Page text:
Because what I’ve learned is if you actually just file down to only the things you have to do, like 80% of the stuff that you’ve been doing, or are caught up in… It all actually goes away. So by cutting out all those things, not only do you have more time, but you’re actually a lot more effective in moving forward.
Yeah, let me just add one thing that was in the article as well.
When I say “design your week,” stop doing those to-do lists that everybody has. They never get them finished every day, and then they roll what’s left over, usually their priorities, into the next day. And that rolls over and rolls over all week long.
And then sadly, people are taking a ton of work home on the weekends, and they screw up their family time. That causes all sorts of repercussions in your relationships, especially if you’re married and have a family.
But the other thing that’s really exciting about focus, Chad, is that I suggest that you take blocks of real focus time, and you only need about four or five of those blocks a week… You can’t sustain doing five or six blocks of focus time every single day. It’s not possible.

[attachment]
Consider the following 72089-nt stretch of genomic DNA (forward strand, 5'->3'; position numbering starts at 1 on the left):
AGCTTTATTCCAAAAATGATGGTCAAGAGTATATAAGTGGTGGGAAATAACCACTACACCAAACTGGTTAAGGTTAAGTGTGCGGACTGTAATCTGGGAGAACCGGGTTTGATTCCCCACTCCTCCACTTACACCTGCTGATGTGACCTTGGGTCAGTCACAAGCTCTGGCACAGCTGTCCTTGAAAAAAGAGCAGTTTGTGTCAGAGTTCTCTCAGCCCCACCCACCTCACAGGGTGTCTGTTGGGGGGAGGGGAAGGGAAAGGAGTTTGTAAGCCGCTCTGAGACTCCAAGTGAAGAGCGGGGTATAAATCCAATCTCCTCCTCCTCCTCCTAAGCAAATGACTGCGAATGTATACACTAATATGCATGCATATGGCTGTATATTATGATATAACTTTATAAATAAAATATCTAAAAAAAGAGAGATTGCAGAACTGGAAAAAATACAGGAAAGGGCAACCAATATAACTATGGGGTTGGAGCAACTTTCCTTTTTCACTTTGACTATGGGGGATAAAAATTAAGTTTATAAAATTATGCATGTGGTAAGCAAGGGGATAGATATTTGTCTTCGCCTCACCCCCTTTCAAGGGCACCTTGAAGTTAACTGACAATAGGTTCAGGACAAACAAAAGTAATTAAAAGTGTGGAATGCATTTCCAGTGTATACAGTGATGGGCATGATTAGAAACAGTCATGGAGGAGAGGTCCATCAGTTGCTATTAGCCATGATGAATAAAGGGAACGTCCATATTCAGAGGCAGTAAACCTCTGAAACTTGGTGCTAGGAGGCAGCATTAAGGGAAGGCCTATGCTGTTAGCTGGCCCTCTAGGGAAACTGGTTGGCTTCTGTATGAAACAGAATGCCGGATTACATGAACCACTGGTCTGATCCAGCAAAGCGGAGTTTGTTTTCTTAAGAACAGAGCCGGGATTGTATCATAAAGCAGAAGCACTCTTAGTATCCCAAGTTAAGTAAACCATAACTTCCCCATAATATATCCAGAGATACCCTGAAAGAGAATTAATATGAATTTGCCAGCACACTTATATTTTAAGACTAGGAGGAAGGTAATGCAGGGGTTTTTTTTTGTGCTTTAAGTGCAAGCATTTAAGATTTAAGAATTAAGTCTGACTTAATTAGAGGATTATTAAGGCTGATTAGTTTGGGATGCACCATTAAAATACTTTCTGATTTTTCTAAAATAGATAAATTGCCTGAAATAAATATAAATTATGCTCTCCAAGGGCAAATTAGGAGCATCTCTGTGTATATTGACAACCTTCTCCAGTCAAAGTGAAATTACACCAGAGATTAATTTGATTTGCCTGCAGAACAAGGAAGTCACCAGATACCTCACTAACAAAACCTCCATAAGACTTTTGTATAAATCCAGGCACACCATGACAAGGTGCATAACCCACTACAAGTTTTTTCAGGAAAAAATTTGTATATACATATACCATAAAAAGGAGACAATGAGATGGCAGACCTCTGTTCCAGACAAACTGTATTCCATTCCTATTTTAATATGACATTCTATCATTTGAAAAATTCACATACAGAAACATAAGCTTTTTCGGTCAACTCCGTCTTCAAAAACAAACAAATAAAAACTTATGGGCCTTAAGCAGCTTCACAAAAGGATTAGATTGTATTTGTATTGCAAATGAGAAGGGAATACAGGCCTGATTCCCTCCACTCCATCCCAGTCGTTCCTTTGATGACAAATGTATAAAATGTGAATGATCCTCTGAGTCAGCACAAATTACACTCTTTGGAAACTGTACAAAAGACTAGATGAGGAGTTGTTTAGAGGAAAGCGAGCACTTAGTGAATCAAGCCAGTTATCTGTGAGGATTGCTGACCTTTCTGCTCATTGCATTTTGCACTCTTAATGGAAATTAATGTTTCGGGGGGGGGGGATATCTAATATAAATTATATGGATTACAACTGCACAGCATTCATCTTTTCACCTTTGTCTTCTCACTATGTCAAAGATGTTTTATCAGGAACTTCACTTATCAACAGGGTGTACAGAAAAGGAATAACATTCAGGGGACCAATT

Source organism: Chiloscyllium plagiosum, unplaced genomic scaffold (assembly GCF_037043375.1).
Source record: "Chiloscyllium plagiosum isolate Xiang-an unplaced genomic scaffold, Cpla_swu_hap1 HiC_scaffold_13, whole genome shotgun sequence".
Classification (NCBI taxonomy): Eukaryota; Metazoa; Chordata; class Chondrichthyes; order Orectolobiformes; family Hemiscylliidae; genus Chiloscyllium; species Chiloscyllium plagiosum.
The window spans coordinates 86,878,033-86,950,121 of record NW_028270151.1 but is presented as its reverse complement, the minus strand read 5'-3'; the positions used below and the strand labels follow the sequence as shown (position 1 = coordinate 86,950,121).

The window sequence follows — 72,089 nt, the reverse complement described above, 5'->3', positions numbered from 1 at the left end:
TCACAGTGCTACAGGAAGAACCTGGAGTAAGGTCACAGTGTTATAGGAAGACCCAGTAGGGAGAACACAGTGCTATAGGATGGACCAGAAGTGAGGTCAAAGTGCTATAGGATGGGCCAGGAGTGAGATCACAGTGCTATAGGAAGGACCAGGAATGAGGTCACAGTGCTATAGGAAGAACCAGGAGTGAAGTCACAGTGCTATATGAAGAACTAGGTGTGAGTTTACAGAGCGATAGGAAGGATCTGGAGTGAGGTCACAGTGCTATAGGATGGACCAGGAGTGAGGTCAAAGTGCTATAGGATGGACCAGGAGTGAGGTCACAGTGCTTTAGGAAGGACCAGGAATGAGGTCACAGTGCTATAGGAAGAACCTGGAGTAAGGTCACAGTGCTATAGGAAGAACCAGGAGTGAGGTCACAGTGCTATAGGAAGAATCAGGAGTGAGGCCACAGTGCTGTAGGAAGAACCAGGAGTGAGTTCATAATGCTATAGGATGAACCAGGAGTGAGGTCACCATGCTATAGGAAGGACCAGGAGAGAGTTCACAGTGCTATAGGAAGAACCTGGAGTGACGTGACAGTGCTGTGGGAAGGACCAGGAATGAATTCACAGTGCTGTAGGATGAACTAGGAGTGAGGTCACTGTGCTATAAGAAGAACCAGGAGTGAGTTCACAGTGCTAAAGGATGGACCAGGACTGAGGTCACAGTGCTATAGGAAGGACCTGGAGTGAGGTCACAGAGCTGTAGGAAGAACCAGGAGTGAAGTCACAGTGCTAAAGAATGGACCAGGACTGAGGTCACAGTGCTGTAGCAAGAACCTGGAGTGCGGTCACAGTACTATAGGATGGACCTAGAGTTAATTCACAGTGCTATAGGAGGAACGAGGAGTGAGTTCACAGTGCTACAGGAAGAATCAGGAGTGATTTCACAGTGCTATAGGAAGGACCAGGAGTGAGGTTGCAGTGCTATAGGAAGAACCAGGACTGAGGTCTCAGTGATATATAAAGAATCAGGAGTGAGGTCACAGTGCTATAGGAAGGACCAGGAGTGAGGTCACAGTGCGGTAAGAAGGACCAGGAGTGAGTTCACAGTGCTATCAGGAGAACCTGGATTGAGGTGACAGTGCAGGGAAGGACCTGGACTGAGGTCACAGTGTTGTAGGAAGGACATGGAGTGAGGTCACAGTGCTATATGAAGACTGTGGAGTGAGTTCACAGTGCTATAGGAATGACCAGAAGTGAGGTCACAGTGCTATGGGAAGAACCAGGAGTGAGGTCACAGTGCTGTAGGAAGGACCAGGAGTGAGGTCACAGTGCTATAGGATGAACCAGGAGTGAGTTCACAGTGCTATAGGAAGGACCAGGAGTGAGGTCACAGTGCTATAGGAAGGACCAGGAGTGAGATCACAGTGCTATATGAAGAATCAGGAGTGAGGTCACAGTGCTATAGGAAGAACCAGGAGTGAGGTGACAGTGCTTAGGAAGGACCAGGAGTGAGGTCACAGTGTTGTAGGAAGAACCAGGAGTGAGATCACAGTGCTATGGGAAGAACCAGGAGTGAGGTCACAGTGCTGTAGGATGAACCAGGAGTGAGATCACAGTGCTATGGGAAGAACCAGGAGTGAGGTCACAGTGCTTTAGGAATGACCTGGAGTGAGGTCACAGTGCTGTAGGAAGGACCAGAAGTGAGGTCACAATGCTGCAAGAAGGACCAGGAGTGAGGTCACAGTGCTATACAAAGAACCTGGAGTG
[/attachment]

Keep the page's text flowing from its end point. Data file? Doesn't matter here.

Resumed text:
And when I say focus time, it means 100% focused on one thing, whether that’s five minutes, two hours, or half a day. You can train yourself to get up to that level. And you know, if you’ve got a major really big project, you’re probably better getting out of the office and spending a day away, where you can just absolutely concentrate.
The other thing too, you may know of is Baroque music is a very big help in concentration. That’s classical music at 60 beats a minute. There’s lots of it, there is lots of other music that can help you concentrate as well. It’s all free. I use that all the time.
When I’m writing a book, I always have Baroque music or concentration music in the background. It makes a big, big difference.
I love that. Okay, move with the music, make sure that the vibration is good. It’s basically like, the better you can get actually training yourself, getting habitual way to focus on the right things, it seems like everything else moves in the right direction.
So it is actually one of the most important things to master.
Absolutely. And the music… You don’t even notice the music after a while.
I’ve been working with some refugee kids from Africa, teaching them these life skills. These are kids that come over from awful circumstances and they’re mad keen to learn. They had never heard of relaxation music, and I give them a test at the end of this curriculum I created for them. I said to them, “after the one-hour long test, how many of you, kept listening to the music?” and they said they never heard it! It was just in the background lightly going, but they there wasn’t a murmur out of those kids in that hour.
They were so focused. Nobody was distracted. Nobody was asking questions. They just got on with the task. And this effect of music scientifically researched. It really works.
“Easy to do, easy not to do” as my old friend Jim Rohn used to say.